One of the critical issues facing British industry, Warwick notes, is the ever-looming spectre of skills shortages. We're sitting in a café in Reading, where the engineer lives, and he casts his gaze around. 'I don't really understand it. Here we are, not far from London, and we are short of decently qualified IT, electronics and computing people. It's a great place to work and we shouldn't be short of these skills.'

Whether this is due to the proximity of Heathrow or the M4 and the high volume of companies clustered around these geographical magnets, Warwick muses that there simply isn't enough home-grown talent to go around. 'Partly, the universities themselves are to blame for this. It costs a fair bit of money to produce IT and engineering graduates. They need laboratories and computers. They need other equipment and that costs money. Now, if you are a business or a sociology undergraduate, say, all you need is a seat to sit on, so the investment required on the part of the universities is much lower.'

Warwick develops the idea to propose that technical qualifications need to be treated in a different way from 'softer' degrees (at which juncture he makes a joke about journalists only needing a pencil and a notepad to gain their degrees in the liberal arts. He has a point.) 'The idea that an English degree course should be treated in the same way as an engineering or technology course is absolutely ridiculous. These young engineers need to be doing experiments and that costs money. I know that there are American universities churning out graduates in engineering subjects who only have a theoretical knowledge about stuff they should be getting practical experience of.'

One of the reasons he finds such abstract degree courses 'ridiculous' is that engineers, of all people, 'need to be allowed to do things wrong. You need to blow things up, destroy things, in order to learn.' He digresses into a fond memory of his own childhood, when as a budding amateur motorcycle mechanic, he routinely 'blew the engines up. This was because I was tweaking them and doing all sorts of things with them that I shouldn't have been doing. But I learned. That's the only way you really learn a subject like engineering.' Warming to his theme, Warwick describes how his school rough books were 'a bit of a mess, because I was always wondering what sulphuric or nitric acid would do to their covers if I got this stuff over them. Would this stuff burn through the cover quickly or slowly? That's what chemistry is all about.'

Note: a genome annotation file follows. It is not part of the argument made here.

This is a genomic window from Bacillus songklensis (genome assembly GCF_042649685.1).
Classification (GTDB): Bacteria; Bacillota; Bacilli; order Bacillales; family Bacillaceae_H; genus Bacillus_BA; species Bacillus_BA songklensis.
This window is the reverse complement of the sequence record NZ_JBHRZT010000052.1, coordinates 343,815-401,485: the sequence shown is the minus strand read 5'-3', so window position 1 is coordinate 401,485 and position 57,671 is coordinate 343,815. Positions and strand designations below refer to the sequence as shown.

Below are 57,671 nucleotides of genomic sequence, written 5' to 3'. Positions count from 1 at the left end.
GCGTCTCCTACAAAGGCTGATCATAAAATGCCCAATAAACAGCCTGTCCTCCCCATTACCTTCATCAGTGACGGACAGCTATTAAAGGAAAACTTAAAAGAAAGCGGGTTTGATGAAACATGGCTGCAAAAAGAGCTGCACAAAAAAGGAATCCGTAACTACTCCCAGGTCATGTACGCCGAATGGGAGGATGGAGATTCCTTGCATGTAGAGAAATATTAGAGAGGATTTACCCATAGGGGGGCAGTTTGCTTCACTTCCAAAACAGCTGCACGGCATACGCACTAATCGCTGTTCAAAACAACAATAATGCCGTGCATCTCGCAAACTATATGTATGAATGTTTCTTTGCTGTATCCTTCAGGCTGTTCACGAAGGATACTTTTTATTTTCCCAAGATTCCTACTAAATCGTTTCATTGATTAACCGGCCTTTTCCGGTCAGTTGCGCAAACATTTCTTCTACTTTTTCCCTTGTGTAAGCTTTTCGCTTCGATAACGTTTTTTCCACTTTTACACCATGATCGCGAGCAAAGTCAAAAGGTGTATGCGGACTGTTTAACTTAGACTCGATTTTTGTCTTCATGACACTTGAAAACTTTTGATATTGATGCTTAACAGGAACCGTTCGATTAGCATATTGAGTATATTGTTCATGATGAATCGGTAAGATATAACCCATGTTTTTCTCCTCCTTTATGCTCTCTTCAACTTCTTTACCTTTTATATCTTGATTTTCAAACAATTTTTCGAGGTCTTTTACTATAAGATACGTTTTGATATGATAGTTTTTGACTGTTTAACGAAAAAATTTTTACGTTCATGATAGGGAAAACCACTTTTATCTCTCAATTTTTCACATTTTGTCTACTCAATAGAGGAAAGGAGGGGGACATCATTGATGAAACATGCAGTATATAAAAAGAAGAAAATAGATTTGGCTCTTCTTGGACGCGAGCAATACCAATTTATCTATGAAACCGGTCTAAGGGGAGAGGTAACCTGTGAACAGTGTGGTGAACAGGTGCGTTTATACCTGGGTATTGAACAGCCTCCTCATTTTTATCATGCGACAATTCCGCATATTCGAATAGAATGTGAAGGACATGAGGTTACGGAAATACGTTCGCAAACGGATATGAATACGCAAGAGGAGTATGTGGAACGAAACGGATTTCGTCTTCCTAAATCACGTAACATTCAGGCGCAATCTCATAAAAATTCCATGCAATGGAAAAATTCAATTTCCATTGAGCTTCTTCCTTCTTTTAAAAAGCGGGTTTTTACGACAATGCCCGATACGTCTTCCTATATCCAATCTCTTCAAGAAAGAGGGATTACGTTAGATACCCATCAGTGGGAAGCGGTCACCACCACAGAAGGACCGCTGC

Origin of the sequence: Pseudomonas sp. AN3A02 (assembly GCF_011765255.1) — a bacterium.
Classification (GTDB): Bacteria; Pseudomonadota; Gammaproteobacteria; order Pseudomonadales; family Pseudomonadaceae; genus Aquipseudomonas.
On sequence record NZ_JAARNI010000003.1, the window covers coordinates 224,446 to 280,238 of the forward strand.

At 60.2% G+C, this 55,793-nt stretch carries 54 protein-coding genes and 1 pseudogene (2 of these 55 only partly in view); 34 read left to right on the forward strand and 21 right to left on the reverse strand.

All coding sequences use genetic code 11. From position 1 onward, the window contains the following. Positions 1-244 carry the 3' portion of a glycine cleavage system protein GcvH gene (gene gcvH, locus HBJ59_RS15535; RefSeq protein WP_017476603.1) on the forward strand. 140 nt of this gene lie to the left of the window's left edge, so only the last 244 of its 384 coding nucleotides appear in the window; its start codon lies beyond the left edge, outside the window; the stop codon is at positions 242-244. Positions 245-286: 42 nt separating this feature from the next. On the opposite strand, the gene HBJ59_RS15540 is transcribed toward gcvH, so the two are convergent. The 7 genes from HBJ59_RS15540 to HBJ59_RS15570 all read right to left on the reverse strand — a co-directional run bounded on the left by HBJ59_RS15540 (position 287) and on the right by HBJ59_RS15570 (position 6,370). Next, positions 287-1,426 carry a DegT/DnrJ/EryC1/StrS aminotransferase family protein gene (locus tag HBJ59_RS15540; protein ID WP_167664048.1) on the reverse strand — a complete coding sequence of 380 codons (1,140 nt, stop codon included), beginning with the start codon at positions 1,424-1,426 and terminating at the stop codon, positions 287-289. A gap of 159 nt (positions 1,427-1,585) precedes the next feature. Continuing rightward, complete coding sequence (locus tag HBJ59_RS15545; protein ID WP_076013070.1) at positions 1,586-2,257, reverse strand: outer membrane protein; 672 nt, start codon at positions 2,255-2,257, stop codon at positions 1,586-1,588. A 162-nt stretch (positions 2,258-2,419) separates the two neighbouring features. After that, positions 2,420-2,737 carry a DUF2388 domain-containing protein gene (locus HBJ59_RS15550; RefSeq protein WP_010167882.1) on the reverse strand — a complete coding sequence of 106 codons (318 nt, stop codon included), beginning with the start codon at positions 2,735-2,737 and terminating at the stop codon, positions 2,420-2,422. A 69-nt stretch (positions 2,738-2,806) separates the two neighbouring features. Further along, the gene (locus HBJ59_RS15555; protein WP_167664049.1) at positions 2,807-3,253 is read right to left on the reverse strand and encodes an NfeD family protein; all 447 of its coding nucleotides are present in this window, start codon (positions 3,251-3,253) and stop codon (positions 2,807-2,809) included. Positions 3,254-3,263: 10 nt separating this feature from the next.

Silence in the Turing Test

Returning to the theme of publishing research papers, Warwick says that while this might not be the attractive end of the world of technology, it is a vital part of the researcher's life. However, he comments, to the outsider these papers can appear to be 'dull, obscure and using a vocabulary that is designed to prevent people from understanding them.' He even suggests that this sort of deliberate obfuscation is used as a camouflage technique to cover up weaknesses in the research. 'If you write openly and clearly, first you run the risk of not being taken seriously.' More damagingly, the more people understand what you have written, the more likely they are to ask you questions about it, 'and suddenly you're vulnerable. So if people don't really understand what your research is about you can defend yourself that way.'

Warwick recalls with thinly disguised satisfaction how his first research paper was accepted back in 1981. Three and a half decades and 170 papers later the 61-year-old still feels the excitement of being published. 'Of course, when you're younger it's a hell of a buzz. But the last one I got accepted was on Sunday. I was in bed checking emails at two o'clock in the morning and suddenly – [huge cheer] – you find another has been accepted.'

This particular paper – entitled 'Taking the Fifth Amendment in Turing's Imitation Game' – is due to appear in the peer-reviewed Journal of Experimental and Theoretical Artificial Intelligence. It's about what happens if the machine remains silent during the Turing Test, meaning 'it can theoretically and practically pass the test by not incriminating itself.'

Warwick says that there's plenty more petrol in the tank and he will continue to publish papers on his research. 'I absolutely love doing it,' he says. The one thing you can be sure of is that they will be controversial.